Whack Things in Taiwan (part 3)

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Re: Whack Things in Taiwan (part 3)

Postby Baas Babelaas » 23 Mar 2012, 10:20

Whack? The general attutude about driving that most Taiwanese have. I understand traffic in a crowded country, but when people continue to run 15 cars and scootes through a standing red, make long angled left turns into oncoming traffic, park so close that they hit your leg with their scooter, etc (ad nauseum) I have only one word...
AAAAAAAAAAAAAAAAAAAAAAAAAAAAAAAAAAAAAAAAAAAAAAAAAAAAAAAAAAAGGGGGGGGGGGGGGGGGGGGGHHHHHHHHHHHHHHHHHHHHHHHHHHHHHHHH!!!!!!!!!!!!!!!!!!!!!!!!!!!!!!!!!!!!!!!!!!!!
Thank you. That is all.


Comes with density of population. Rankles me a lot of days. But Taiwan (in my China) is nit gonna change for us, innit?
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Re: Whack Things in Taiwan (part 3)

Postby bismarck » 23 Mar 2012, 12:38

kjmillig wrote:Whack? The general attutude about driving that most Taiwanese have. I understand traffic in a crowded country, but when people continue to run 15 cars and scootes through a standing red, make long angled left turns into oncoming traffic, park so close that they hit your leg with their scooter, etc (ad nauseum) I have only one word...
AAAAAAAAAAAAAAAAAAAAAAAAAAAAAAAAAAAAAAAAAAAAAAAAAAAAAAAAAAAGGGGGGGGGGGGGGGGGGGGGHHHHHHHHHHHHHHHHHHHHHHHHHHHHHHHH!!!!!!!!!!!!!!!!!!!!!!!!!!!!!!!!!!!!!!!!!!!!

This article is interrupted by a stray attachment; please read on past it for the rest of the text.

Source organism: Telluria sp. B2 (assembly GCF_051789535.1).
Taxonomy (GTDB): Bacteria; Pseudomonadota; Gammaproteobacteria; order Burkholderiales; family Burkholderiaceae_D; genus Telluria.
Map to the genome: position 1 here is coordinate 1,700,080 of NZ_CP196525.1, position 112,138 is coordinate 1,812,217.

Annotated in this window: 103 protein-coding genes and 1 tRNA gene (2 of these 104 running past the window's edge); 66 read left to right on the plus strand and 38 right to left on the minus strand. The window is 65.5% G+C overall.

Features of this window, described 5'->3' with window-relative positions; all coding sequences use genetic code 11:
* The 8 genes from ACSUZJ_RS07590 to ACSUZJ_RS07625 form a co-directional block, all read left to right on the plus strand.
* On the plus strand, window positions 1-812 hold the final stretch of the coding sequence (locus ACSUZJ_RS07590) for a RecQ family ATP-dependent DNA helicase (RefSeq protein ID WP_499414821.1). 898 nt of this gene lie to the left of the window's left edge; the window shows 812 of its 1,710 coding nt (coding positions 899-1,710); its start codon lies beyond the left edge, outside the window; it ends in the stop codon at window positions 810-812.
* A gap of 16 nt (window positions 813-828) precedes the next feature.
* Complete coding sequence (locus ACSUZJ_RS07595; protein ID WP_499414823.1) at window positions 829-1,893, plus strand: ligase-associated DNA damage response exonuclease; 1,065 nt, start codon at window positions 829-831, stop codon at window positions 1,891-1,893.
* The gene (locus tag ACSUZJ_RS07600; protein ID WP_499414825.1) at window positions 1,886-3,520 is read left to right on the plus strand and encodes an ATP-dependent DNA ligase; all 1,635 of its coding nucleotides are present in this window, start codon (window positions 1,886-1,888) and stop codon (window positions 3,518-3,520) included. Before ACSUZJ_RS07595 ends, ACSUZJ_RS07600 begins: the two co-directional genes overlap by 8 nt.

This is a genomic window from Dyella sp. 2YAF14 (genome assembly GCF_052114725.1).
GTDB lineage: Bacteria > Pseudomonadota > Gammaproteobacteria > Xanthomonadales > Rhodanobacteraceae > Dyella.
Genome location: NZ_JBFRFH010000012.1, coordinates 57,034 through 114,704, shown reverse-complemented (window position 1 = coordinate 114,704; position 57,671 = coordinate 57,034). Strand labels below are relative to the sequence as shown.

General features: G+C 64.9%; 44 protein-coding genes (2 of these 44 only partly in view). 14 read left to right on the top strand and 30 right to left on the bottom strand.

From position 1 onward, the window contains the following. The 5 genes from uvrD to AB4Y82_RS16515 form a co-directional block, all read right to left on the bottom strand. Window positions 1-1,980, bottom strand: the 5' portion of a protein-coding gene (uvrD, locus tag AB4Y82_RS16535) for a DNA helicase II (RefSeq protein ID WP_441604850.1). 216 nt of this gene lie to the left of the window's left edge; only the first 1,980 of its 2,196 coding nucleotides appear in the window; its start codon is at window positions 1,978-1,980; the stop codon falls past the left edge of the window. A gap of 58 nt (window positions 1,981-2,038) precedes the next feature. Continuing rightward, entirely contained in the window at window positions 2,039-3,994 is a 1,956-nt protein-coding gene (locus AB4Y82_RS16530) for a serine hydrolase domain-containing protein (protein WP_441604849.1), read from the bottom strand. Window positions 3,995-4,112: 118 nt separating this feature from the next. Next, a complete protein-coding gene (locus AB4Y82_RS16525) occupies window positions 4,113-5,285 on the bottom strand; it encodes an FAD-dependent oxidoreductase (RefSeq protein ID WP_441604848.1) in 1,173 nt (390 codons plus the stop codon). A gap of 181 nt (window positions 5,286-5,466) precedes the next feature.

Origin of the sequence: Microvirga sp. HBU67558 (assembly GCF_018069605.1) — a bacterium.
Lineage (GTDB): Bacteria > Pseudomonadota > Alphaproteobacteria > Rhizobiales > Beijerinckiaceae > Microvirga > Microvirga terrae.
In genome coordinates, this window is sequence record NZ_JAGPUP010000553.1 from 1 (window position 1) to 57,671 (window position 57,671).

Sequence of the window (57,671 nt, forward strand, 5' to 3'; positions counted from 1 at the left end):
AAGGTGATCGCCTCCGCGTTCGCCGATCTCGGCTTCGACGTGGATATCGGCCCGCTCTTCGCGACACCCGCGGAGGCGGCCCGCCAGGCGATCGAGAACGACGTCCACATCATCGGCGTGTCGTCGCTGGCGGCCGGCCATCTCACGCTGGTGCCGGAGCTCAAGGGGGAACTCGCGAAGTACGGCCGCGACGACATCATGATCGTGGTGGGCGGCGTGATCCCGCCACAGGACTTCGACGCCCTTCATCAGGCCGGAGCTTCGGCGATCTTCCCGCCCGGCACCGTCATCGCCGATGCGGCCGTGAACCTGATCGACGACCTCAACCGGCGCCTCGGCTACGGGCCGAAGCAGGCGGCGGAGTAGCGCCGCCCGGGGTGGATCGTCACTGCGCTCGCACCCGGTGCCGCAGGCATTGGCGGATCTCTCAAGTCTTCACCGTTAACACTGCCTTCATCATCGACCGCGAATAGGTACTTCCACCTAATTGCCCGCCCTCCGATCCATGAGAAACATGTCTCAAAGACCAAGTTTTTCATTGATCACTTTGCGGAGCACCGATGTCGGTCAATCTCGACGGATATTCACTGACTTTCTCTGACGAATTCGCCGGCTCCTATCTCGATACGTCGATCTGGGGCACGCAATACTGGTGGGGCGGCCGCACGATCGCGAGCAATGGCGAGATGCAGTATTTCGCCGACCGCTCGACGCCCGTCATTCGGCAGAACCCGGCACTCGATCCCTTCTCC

Thank you. That is all.

You just don't understand Taiwanese culture. They're getting up close to say hi.
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Re: Whack Things in Taiwan (part 3)

Postby Super Hans » 23 Mar 2012, 15:15

On the subject of driving.

Going back to my parking space last night along a very straight, fairly short lane used exclusively as access to the parking areas along the river side, I encountered a car, side-on, blocking the entire width of the lane so nobody could get past.
I got out to try to figure out what was going on and it turns out that the driver had managed to roll his car over once, so that it was back on its wheels again.
He achieved this on a road which has no bends, nothing to avoid and on a lane which is so short, it would be really, really difficult to get up enough speed to actually get enough momentum to roll a car even if you were trying.
He refused to get out so he just sat there until the police came. He wasn't drunk.
I still can't work out how it happened.
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Re: Whack Things in Taiwan (part 3)

Postby tsukinodeynatsu » 23 Mar 2012, 16:22

Super Hans wrote:On the subject of driving.